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Queer Injustice: The Widespread Sexual Abuse LGBT People Face in Prison

While sexual violence is part of the daily prison experience for many inmates, LGBT people are disproportionately targeted by staff and prisoners.

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Often such searches are conducted merely to satisfy a guard or medical staff’s curiosity regarding a person’s genitalia, but ostensibly justified as necessary for determination of appropriate placement in sex-segregated facilities. Victoria Schneider, a transgender woman arrested for prostitution in 1996, was subjected to an un- necessary and degrading strip search in the San Francisco County Jail that included an inspection of her genitalia while she was forced to bend over and cough.

In 2002, a transgender woman of color held at the same facility was ordered by a sheriff to “strip naked, masturbate, and show him her body and dance for his arousal.” According to Judy Greenspan, cofounder of Trans/Gender Variant Prison Committee (TIP) in California, transgender men also “face a lot of oppression on the part of guards . . . When they’re strip-searched, many FTMs [female to males] who have had their breasts removed or take hormones are put on display. It’s psychological brutality and they’re demonized.”

Beyond violent sexual assault, both men and women prisoners also must often submit to nonconsensual sex acts with guards or with other inmates for safety, to be free from disciplinary punishment or further harassment, or in return for drugs, commissary items, or other survival needs.40 For example, a gay inmate in a male institution who described himself as “a free-world homosexual that looks and acts like a female” reported to HRW that he had no choice but “to hook up with someone that could make them give me a little respect . . . All open Homosexuals are preyed upon and if they don’t choose up they get chosen.” As Sunny, a transgender woman in a male prison in New York, told advocates from SRLP, “If you’re not fucking somebody, you’re gonna get fucked by everybody.”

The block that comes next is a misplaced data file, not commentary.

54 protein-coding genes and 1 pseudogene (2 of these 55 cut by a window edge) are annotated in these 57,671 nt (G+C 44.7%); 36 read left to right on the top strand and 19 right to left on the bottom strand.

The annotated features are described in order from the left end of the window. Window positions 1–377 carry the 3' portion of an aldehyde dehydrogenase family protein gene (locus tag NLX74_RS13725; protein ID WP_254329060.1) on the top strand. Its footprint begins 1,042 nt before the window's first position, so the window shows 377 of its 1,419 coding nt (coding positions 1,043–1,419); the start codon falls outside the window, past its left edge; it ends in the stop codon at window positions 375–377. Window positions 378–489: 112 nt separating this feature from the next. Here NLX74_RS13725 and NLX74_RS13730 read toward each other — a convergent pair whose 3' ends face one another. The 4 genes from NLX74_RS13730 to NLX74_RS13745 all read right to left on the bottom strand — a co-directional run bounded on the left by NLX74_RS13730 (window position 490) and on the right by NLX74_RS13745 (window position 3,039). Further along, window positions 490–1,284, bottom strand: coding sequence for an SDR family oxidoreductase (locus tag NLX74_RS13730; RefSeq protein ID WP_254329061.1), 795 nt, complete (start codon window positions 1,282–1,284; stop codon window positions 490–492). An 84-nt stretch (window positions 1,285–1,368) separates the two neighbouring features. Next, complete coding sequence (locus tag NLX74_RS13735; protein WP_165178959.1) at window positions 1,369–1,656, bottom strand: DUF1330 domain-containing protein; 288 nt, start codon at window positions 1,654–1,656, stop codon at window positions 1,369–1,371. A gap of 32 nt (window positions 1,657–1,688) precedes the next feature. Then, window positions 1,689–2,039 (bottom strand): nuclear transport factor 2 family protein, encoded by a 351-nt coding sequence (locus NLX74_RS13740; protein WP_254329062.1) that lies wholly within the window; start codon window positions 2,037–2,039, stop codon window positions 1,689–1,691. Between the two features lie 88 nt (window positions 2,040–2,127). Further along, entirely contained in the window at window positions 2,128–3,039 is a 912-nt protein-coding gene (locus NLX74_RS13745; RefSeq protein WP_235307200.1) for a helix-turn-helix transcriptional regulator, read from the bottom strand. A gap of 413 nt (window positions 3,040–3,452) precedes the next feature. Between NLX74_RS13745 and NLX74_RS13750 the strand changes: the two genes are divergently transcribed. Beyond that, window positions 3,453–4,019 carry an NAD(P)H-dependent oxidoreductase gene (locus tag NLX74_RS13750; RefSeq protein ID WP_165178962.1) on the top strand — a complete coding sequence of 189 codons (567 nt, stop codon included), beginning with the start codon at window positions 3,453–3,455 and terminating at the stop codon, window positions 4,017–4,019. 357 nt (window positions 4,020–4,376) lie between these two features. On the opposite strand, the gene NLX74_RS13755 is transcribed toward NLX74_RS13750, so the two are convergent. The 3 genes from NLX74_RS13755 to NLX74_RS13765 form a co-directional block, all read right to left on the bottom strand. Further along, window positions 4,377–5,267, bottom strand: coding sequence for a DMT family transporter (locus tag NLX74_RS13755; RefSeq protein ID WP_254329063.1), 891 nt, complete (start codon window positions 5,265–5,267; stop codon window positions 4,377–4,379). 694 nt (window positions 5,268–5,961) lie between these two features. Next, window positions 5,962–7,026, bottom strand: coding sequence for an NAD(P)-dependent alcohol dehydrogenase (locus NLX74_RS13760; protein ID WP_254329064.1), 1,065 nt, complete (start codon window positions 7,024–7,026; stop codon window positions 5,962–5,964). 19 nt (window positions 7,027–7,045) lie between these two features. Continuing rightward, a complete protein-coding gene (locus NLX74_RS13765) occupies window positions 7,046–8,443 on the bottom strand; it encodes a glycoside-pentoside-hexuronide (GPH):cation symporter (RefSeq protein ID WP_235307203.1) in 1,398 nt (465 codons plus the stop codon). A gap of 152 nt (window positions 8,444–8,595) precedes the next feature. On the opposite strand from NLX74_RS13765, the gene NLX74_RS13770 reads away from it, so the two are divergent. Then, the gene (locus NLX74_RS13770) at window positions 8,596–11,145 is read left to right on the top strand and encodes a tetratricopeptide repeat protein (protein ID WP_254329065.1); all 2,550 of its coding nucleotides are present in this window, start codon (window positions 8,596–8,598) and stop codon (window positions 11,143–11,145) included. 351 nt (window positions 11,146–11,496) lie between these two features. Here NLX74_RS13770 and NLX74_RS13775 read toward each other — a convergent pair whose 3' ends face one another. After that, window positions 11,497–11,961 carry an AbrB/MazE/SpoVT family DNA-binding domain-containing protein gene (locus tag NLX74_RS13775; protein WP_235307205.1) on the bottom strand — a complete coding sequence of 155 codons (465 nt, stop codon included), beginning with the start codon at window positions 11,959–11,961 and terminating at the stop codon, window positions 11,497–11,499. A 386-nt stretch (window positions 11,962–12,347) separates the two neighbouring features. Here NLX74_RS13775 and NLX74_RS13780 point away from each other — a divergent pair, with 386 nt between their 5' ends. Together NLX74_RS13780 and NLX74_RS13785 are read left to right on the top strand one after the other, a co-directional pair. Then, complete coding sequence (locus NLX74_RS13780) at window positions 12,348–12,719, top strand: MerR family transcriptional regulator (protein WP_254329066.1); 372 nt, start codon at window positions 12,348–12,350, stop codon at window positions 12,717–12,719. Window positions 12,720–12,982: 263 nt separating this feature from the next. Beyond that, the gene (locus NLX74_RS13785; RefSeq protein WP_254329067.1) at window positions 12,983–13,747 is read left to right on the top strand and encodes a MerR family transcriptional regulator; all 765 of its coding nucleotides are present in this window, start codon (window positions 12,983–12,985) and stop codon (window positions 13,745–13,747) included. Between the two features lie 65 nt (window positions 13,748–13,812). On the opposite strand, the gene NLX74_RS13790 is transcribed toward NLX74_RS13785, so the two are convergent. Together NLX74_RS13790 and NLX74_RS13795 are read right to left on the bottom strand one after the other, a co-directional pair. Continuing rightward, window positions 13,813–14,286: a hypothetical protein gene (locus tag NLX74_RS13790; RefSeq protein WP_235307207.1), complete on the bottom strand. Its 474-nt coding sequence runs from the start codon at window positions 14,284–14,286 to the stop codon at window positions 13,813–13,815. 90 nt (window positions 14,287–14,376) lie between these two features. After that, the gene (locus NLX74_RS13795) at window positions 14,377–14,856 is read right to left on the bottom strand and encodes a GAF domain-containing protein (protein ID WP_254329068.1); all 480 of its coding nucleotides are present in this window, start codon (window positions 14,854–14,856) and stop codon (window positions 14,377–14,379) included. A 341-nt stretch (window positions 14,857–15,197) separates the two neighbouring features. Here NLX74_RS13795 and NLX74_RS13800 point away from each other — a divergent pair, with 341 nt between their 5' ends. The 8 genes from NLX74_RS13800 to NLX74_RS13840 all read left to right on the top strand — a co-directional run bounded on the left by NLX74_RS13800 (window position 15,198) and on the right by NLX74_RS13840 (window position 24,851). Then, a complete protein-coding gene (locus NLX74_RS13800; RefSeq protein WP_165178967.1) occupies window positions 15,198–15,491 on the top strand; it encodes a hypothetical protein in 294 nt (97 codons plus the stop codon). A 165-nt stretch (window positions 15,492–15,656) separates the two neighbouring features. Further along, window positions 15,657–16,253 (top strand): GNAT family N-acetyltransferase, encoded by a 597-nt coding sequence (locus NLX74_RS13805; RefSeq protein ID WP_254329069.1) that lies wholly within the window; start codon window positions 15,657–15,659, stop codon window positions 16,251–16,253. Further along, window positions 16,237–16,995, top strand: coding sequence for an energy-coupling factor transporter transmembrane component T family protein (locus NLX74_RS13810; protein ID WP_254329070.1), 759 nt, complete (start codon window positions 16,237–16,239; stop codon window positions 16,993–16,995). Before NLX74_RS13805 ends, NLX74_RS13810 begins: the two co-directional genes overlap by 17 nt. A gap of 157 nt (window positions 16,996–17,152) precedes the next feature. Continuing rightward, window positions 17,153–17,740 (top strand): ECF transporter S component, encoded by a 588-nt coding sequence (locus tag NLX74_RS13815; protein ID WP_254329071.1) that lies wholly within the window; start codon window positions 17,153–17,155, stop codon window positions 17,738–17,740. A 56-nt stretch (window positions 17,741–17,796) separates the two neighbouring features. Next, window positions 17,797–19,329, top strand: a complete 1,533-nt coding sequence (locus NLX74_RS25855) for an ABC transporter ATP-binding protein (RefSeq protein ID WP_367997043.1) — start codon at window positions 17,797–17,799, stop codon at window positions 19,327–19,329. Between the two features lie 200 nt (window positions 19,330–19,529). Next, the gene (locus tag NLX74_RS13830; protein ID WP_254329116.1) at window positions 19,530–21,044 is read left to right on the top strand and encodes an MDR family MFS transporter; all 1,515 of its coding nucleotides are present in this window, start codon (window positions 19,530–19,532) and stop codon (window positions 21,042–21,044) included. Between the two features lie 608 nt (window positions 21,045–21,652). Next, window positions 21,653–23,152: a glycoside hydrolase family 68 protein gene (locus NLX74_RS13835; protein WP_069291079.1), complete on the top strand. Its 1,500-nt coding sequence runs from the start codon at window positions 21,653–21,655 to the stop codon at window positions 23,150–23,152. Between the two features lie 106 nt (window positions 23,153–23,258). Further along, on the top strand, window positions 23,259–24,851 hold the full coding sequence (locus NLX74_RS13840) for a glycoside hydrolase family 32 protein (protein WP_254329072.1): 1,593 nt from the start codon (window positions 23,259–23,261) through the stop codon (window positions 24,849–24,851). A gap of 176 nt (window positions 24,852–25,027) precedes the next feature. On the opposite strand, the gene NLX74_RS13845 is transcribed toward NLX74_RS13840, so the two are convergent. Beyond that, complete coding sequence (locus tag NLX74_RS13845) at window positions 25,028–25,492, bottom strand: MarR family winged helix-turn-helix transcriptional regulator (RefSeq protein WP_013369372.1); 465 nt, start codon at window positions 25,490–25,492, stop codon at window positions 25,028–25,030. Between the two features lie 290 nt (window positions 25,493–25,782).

The response Roderick Johnson received to his repeated pleas for help illustrates how indifference to the plight of queer prisoners often shown by penal officials derives from beliefs that gay men and trans- gender women, particularly those of color, are sexually degraded, inviolable, and more likely to be sexual predators than victims. Ac- cording to Linda McFarlane, deputy director of JDI, “We’ve heard multiple times about officers openly expressing a belief that gay and transgender inmates cannot be raped, that they deserve to be raped due to their mere presence in the environment, or that if they are raped it’s simply not a concern.”

Carl Shepard, a gay Mississippi man serving time for larceny and a narcotics offense, who was anally raped by his cell mate during a prison lockdown, tried to report the rape to a unit administrator, a major, and a warden. “When those three were questioning me, they actually made fun of me. The major said that I was gay, the sex must have been consensual. He said I got what I deserved.” Shepard had previously been denied medical attention even though he was bleeding from his anus. Timothy Tucker, a gay HIV-positive man raped by another male inmate in a federal prison in Virginia, reported, “After I was raped they asked me if I had learned my lesson . . . [Guards] said that since I am gay I should have enjoyed it.” An inmate in Florida told HRW, “I have been sexually assaulted twice since being incarcerated. Both times the staff refused to do anything except to lock me up and make accusations that I’m homosexual.”

Prisoners and inmates who report sexual violence not only fail to receive protection, they are frequently subject to retaliation from penal officials and other inmates for reporting the abuse. For instance, LGBT victims of sexual violence are often written up for violating the rules banning consensual sex, which leads to disciplinary action. In many institutions, when a prisoner reports he or she was raped, they are placed in solitary confinement under the pretense that penal officials are providing them protection during the investigation. Instead, it sends a message to inmates that reporting the assault will only lead to further punishment. Inadequate grievance procedures also make LGBT prisoners who report the sexual violence vulnerable to future attacks.

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